You didn’t need to tell us twice.
A free pass? Took some of the fun out of it, but let’s drive around a crank up the Def Leppard.
We even convinced a black friend of ours dating back to grade school to also cut and drive around with no particular place to go or be.
Somehow, we ended up outside the mega-sized movie theater (in a senior moment here, I’m blanking on the name) that used to be in the far Northeast – an area that was then a bit more, uh, less colorful – than the lower northeast.
The lines were forming outside for the third of the Star Wars movies – Return of the Jedi, or some such nonsense – well before the first matinee. In those lines, were plenty of minors who should have been in school. Some smaller kids were with adults. The teens, though, were in groups.
It was a school day, and there was a police presence, but the police were clearly looking the other way on truancy.
Except when a patrol car pulled up alongside my beat-up 1974 Chevy Malibu and in the parking lot across the street. I tried to pretend it wasn’t there, but the officer’s glare spoke volumes. Three white kids with one black kid? In that part of the city, at that time of day?
Clearly, if we weren’t already guilty of the crime of the century, we were planning it.
I’m not going to bend the truth and say what came next was a case of brutality, but the following interrogation bordered on harassment. Abuse? No. Abuse of power? Absolutely.
I can’t help but think that the whole thing would have unfolded differently had our black friend, with ID revealing an address in North Philly, had not been in the backseat.
Racial profiling, anyone?
The officer probably suspected he was our dealer when, in reality, he was more “straight” with the use of illegal substances than any of us. He also needed the most convincing about hanging with us that day, and was shaky about going into unfamiliar terrain.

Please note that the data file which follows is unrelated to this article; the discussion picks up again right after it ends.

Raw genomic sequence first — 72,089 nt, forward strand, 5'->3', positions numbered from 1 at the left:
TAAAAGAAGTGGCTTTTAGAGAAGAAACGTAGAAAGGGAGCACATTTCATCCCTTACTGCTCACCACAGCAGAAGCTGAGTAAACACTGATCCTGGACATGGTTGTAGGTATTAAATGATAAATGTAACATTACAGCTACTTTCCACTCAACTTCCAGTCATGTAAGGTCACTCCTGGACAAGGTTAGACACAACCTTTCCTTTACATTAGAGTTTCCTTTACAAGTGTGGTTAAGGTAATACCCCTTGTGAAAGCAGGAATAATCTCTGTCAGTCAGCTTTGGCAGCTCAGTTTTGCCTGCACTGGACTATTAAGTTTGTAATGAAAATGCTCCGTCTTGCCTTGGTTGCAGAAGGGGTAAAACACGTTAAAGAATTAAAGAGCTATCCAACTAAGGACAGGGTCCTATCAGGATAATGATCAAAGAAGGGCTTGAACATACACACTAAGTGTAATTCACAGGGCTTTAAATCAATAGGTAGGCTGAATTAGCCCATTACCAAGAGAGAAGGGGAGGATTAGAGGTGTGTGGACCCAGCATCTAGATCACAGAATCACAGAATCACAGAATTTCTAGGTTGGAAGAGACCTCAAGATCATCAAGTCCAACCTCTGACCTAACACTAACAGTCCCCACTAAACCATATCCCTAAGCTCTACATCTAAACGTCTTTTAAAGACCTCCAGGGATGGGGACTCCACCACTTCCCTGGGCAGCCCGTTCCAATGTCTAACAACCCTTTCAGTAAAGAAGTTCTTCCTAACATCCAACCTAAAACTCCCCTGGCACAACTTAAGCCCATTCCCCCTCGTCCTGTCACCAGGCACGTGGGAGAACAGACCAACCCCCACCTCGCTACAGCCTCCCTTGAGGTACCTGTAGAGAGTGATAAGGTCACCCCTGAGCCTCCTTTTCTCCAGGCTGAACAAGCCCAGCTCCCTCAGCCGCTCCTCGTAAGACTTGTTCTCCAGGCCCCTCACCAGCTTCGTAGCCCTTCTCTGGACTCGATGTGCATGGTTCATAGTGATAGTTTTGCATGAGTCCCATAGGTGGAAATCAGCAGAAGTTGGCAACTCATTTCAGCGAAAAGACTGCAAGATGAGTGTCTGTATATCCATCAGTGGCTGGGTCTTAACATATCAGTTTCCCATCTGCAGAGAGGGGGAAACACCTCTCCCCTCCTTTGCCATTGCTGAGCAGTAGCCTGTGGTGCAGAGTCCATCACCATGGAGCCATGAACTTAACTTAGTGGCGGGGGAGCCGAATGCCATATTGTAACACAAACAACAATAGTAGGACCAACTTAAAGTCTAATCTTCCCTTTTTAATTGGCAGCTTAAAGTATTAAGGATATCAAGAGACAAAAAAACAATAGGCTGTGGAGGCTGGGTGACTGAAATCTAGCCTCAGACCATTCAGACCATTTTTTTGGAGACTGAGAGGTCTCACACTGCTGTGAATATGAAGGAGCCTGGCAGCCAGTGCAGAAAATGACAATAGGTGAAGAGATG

Given all that is coming out in the open about the two Americas and the way they are policed, we were lucky to walk away — in era where the shadow of former police commissioner and mayor Frank Rizzo (below) loomed large — with a stern warning.
Despite my rather obvious ethnic features (see pic below) that would belie an attempt at saying I went to a school of mostly Irish Catholics, I told the officer I went to Father Judge (I knew from one of my hockey friends who attended the boys-only Catholic school that they were off for some reason).
One of my friends with a more obvious Jewish last name and a more tame Jewfro than what I had working (see above), confessed that it was Senior Cut Day at Northeast (leaving me to stick to my flimsy Father Judge story all alone). The officer was still dubious about my black friend in the backseat, but when he couldn’t find evidence of wrongdoing or that my car had been stolen, he reluctantly told us to leave and not come back.
Why am I relaying this story, which is rather benign in the light of the George Floyd case that was merely the final straw on the camel’s heavy back? Because I remain convinced, all these years later, that the whole confrontation would not have happened without a black friend in the car.
And this was 1983.
And on Senior Cut Day, we learned more about the harsh realities of the world than if we had been in school.
By GORDON GLANTZ